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All Replies on When does our hobby shop need a contractor liscense?

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View WhiskeyCreek's profile

When does our hobby shop need a contractor liscense?

by WhiskeyCreek
posted 07-19-2017 06:42 PM


1 2 next »
76 replies

76 replies so far

View Carloz's profile

Carloz

1147 posts in 1128 days


#1 posted 07-19-2017 06:57 PM

Countersue her for the material.

View Jack Lewis's profile

Jack Lewis

502 posts in 1615 days


#2 posted 07-19-2017 07:05 PM

Promote yourself as an artisan with whom she contracted for the work. They do not require licenses because there is no government control on “Freedom of Speech” which all artisan can work under. You contracted for labor and materials which she agreed to?

-- "PLUMBER'S BUTT! Get over it, everybody has one"

View AlaskaGuy's profile

AlaskaGuy

5414 posts in 2846 days


#3 posted 07-19-2017 07:07 PM

A lot will depend on you State and City laws/ordinances. If you made a contract with someone your are contracting. You better seek the advice of a layer in you area who know the laws where you live. Where I live I believe I’d be in deep do do.

Is this in writing?

-- Alaskan's for Global warming!

View Rich's profile

Rich

5001 posts in 1126 days


#4 posted 07-19-2017 07:11 PM

You need to check your local regulations. I would imagine CA is fussier than some regarding the requirement for being licensed and insured. It also depends on what you’re doing. I build doors, but I don’t install them. I leave it up to the buyer to have their contractor do the work. Plus, if he screws it up, it’s not my problem.

View WhiskeyCreek's profile

WhiskeyCreek

17 posts in 1690 days


#5 posted 07-19-2017 07:12 PM

I have council. It is in writing, but as far as the contract she signed; she is in the wrong. That is only as the contract reads. I don’t understand when it is necessary or do most of us just slide by without being noticed. There are major woodworkers here in California that don’t have any license and never have a problem. I like the artisan idea. It seems the line is if your promoting yourself for profit. Which yes I get paid for my work, but not a lot and my main focus is school. I could never live off of my woodwork. I am just trying to be prepared for a solid answer.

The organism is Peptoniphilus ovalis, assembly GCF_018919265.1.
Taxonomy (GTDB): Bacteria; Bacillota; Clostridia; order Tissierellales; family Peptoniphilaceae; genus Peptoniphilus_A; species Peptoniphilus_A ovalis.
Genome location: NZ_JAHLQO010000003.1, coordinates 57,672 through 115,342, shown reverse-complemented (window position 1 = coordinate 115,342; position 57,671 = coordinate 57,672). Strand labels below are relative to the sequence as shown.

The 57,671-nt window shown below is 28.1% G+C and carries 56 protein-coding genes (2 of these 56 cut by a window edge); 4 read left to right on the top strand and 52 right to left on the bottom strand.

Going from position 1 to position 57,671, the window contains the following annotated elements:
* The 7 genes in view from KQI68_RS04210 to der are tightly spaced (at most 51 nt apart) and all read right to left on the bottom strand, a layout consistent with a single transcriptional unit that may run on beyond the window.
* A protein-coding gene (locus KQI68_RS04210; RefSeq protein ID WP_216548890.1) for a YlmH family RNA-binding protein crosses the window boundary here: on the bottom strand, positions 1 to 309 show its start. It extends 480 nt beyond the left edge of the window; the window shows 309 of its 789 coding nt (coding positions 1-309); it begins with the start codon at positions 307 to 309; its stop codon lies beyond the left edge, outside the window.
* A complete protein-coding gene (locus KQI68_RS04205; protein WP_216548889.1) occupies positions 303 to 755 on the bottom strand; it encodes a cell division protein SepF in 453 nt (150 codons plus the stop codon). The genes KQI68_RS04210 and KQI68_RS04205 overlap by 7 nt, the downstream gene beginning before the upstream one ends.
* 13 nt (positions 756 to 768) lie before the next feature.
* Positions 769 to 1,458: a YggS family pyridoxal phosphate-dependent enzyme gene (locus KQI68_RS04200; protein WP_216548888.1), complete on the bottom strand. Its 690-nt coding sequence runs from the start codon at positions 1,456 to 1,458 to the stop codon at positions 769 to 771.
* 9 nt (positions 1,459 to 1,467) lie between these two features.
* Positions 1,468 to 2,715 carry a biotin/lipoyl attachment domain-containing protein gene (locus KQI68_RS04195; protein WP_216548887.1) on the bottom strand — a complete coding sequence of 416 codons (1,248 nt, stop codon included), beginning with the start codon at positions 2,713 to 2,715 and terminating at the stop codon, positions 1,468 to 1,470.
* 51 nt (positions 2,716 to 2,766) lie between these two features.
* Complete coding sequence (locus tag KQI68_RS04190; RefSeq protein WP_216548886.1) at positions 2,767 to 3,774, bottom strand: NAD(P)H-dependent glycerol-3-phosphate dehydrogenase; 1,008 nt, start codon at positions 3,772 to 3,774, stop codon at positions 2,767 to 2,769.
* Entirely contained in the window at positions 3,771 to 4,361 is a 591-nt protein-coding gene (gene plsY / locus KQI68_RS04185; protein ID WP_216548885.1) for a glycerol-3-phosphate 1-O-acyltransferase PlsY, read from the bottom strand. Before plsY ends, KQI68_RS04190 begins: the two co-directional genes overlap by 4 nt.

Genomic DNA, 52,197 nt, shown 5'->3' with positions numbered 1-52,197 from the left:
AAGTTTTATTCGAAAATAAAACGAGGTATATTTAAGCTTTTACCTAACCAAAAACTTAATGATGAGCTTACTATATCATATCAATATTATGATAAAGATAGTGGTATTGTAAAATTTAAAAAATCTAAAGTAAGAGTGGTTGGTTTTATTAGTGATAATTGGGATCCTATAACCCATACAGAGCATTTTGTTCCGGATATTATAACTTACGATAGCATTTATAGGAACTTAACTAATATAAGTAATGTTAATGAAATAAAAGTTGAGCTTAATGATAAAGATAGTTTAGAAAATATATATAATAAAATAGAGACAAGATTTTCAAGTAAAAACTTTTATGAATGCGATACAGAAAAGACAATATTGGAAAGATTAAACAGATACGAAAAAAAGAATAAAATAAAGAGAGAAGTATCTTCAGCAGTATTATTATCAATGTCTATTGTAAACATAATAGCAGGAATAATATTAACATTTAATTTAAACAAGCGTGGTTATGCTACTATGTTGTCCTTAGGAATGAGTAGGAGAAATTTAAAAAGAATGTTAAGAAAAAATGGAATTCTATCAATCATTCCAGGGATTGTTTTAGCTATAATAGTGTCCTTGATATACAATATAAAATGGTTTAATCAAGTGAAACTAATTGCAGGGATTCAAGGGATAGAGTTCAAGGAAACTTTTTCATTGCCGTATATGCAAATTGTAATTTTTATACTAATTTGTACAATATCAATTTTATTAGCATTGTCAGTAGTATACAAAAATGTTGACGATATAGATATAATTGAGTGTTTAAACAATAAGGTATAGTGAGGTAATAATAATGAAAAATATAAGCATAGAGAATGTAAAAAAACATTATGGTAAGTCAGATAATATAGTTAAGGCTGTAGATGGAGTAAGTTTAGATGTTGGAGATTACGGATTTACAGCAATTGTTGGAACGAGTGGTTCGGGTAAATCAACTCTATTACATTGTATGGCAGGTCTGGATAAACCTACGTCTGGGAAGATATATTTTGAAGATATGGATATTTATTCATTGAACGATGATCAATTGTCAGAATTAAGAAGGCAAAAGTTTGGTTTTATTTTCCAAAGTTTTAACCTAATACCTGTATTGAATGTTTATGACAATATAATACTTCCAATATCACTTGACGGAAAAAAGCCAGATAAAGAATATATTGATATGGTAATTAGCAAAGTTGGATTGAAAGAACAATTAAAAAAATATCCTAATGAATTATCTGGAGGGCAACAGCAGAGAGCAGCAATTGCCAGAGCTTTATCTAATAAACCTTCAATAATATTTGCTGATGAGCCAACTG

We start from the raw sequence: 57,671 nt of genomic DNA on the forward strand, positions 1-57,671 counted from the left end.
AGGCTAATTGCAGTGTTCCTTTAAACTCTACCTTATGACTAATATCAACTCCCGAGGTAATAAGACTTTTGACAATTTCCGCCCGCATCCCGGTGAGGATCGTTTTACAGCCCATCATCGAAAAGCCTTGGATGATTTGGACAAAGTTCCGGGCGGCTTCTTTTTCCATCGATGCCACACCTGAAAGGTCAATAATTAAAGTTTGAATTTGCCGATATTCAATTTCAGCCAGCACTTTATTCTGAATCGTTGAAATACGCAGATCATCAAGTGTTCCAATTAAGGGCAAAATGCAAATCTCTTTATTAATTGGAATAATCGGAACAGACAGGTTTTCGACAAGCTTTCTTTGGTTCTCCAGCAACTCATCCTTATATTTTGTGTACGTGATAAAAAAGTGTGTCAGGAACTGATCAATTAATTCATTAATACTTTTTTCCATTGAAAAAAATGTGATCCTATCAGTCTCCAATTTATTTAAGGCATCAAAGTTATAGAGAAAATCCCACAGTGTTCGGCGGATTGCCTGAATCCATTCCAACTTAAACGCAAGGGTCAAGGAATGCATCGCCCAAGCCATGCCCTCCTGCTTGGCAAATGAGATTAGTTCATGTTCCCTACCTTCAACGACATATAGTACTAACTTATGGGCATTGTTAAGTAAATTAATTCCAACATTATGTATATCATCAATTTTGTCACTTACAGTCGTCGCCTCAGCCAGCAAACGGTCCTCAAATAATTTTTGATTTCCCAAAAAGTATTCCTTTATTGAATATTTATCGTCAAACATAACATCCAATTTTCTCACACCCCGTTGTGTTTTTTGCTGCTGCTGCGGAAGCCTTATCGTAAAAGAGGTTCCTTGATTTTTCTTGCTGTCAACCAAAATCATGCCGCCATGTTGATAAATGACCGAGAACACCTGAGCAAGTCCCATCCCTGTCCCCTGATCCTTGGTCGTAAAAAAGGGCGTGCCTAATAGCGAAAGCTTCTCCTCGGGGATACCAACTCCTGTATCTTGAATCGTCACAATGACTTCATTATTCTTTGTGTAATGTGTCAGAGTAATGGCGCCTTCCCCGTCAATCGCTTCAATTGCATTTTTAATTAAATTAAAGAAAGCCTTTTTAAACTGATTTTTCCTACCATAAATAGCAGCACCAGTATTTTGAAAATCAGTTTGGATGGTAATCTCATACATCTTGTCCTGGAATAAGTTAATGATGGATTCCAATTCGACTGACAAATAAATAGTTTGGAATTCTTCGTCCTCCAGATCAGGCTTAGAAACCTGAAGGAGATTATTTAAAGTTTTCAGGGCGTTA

-- Whiskey Creek Woodmill & Co.

View waho6o9's profile

waho6o9

8785 posts in 3114 days


#6 posted 07-19-2017 07:44 PM

What exactly are you doing for this client?

Are you making something for her and she takes it home? Or, are you installing something at her house or office?

View Hammerthumb's profile

Hammerthumb

2968 posts in 2512 days


#7 posted 07-19-2017 08:04 PM

If someone buys a car from you and you write up a contract, do you need to be a contractor? I don’t think so.
If you do work in someone’s house or commercial jobsite, and write a contract, then you will need a license.

-- Paul, Duvall, WA

View 000's profile

000

2859 posts in 1436 days


#8 posted 07-19-2017 08:35 PM

I’m no lawyer, but here, if you attach anything to a wall you need to have a contractors license.

Regardless of whether you have the license or not, she contractually agreed to have you do said work for said amount.

I think she could probably get out of the contract,
but I doubt that she could get away without paying you for work performed.
As far as money you have spent on material, not really sure.
A lot will depend on the contract you wrote up that she signed, and how much of it is enforceable by law.

Again, not a lawyer, but I would think if you were contracting without a license that would be more of a problem with the contractors board than the client.
I’m sure your work would have had to be done to contractors laws/standards.

View AlaskaGuy's profile